Friday, September 20, 2019

The Old Dented Bucket

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Articles - Editorial

Faith is not about everything turning out OK. It’s about being OK no matter how things turn out.

 

Our house was directly across the street from the Clinic entrance of Johns Hopkins Hospital in Baltimore. We live downstairs and rented the upstairs rooms to out-patients at the Clinic. One Summer evening as I was fixing supper, there was a knock on the door. I opened it to see a truly awful looking man. "Hwy, he’s hardly taller than y -year old," i thought as I stared at the stooped shriveled body, but the appalling thing was his face, lopsided from swelling, red and raw. Yet his voice was pleasant as he said, "Good evening. I’ve come to see if you have a room for just one night. I came for a treatment this morning, from the Eastern Shore, and there’s no bus ‘til morning. He told me he’d been hunting for a room since noon, but with no success. No one seemed to have a room. "I guess it’s my face...I know it looks terrible, but my doctor says with a few more treatments..."

For a moment I hesitated, but his next words convinced me: "I could sleep in this rocking chair on the porch. My must leaves early in the morning." I told him we would find him a bed, but to rest on the porch. I went inside and finished getting supper. When we were ready I asked the old man if he would join us. "No, thank you. I have plenty." And he held up a brown paper bag. When I had finished the dishes, I went out on the porch to talk with him a few minutes. It didn’t take a long time to see that this old man had an oversized heart crowded in that tiny body. He told me he fished to a living to support his daughter, her 5 children, and husband, who was hopelessly crippled from a back injury. He didn’t tell it my way of complaint; in fact, every other sentence was prefaced with a thanks to God for a blessing. He was grateful that no pain accompanied his disease. which was apparently a form of skin cancer. He thanked God for giving him the strength to keep going. At bedtime, we put a camp cot in the children’s room for him. When he got up in the morning, the bed linens were neatly folded, and the little man was out on the porch.

He refused breakfast, but just before he left for the bus, haltingly, as if asking a great favor, he said, "Could I please come back and stay the next time I have a treatment? I won’t put you out a bit. I can sleep fine in a chair?" He paused a moment and then added, "Your children made me feel at home. Grownups are bothered by my face, but children don’t seem to mind." I told him he was welcome to come again.

On his next trip, he arrived a little after 7 in the morning. As a gift, he brought a big fish and a quart of the largest oysters I had ever seen! He had shucked them that morning before he left so that they’d be nice and fresh. I knew his bus left at 4:00am and I wondered what time he had to get up in order to do this for us. In the years he came to stay overnight with us, there was never a time that he did not bring us fish or oysters or vegetables from his garden. Other times we received packages in the mail, always by special delivery: fish and oysters packed in a box of fresh young spinach or kale, every leaf carefully washed. Knowing that he must walk 3 miles to mail these, and knowing how little money had made the gifts doubly precious.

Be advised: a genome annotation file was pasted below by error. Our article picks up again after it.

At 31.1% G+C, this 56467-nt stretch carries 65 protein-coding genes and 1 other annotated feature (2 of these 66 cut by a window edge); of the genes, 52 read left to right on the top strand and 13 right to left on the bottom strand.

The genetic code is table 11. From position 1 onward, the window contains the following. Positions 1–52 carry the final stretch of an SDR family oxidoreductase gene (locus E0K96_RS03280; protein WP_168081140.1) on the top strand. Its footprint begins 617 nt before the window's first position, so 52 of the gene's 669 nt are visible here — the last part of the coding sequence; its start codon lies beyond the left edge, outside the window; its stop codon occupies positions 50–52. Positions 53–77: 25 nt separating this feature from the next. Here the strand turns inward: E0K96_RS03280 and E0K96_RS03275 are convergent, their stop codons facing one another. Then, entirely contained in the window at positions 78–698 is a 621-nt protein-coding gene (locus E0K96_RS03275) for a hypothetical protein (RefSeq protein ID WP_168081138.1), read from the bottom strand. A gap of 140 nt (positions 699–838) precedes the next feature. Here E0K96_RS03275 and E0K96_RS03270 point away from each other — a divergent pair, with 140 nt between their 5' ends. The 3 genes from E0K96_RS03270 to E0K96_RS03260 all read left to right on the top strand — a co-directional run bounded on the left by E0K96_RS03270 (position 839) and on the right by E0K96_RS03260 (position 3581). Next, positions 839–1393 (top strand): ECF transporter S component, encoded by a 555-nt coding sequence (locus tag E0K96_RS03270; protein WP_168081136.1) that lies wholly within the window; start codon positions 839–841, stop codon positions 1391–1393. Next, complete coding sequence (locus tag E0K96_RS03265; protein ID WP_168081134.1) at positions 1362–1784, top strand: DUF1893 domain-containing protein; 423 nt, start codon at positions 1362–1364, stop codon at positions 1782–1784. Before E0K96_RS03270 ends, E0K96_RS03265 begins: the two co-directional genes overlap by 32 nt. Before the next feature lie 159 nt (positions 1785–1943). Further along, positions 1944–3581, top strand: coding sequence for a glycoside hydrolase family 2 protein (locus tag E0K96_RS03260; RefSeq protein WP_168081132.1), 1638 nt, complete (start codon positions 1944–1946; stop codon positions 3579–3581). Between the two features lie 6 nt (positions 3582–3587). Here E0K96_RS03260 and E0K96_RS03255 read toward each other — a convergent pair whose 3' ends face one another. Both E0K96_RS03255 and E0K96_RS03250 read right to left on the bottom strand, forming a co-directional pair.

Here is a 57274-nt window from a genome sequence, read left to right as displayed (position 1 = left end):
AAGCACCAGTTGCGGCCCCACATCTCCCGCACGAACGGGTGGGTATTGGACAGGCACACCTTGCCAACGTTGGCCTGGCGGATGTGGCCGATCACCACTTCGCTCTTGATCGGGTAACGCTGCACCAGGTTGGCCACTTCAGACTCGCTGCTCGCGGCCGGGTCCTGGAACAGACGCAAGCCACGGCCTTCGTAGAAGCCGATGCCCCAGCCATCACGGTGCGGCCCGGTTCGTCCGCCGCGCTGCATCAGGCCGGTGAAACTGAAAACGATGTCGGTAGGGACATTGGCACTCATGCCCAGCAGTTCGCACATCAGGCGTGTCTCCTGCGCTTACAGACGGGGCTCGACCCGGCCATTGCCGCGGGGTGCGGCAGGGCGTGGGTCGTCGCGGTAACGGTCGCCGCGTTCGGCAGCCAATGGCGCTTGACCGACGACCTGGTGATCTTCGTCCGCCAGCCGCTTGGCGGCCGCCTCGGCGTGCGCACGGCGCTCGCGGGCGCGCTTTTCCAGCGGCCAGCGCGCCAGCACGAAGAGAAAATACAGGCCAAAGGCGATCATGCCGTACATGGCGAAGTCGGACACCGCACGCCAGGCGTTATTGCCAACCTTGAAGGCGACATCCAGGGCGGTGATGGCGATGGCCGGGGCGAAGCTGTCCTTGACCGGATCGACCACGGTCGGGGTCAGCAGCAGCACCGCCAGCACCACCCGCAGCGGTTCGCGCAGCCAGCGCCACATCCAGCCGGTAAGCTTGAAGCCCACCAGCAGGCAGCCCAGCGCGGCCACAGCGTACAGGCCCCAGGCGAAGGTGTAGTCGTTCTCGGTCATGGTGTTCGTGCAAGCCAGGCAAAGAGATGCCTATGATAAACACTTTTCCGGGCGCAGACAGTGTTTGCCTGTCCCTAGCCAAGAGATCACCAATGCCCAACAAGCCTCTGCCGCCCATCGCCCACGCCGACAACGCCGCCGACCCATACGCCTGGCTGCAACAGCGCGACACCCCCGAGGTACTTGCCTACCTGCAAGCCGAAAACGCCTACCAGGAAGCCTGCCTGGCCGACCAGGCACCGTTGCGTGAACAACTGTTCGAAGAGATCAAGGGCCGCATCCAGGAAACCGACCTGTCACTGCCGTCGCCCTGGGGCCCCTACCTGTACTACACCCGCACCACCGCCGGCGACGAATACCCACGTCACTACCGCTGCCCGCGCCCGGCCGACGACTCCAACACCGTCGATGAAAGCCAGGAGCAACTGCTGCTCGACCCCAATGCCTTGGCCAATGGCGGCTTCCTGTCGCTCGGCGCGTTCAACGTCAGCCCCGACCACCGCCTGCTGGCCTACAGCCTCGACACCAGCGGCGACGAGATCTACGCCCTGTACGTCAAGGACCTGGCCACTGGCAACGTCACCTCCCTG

When I received these little remembrances, I often thought of a comment our next door neighbor made after he left that first morning. "Did you keep that awful looking man last night? I turned him away! You can lose roomers by putting up such people!" Maybe we did lose roomers one or twice, but oh, if they could have know him, perhaps their illnesses would have been easier to bear. I know that our family always will be grateful to have known him; from him we learned what it is to accept the bad without complaint and the good with gratitude to God.

Recently while visiting a friend, who has a greenhouse, as she sowed me her flowers, we came to the most beautiful one of all, a Golden Chrysanthemum, bursting with blooms. But to my surprise, it was growing in al old dented, rusty bucket. I thought to myself, "If this were my plant, I’d put it in the loveliest container I had!". My friend changed my mind. "I ran short of flower pots," she explained, "and knowing how beautiful this one would be, I thought it wouldn’t mind staring out in this old pail. It’s just for a little while, ‘til I can put it out in the garden."

She must have wondered why I laughed so delightedly, but I was imagining just such a scene in Heaven. "Here’s an especially beautiful one," God might have said when He came to the soul of the sweet old fisherman. "He won’t mind starting in this small body."

All this happened long ago - and now, in God’s garden, how tall this lovely soul must stand. "The Lord does not look at the things man looks at. Man looks at the outward appearance, but the Lord looks at the heart." - 1 Samuel 16: 7b.

Friends are very special. They make you smile and encourage you to succeed. They lend an ear and they share a word of praise.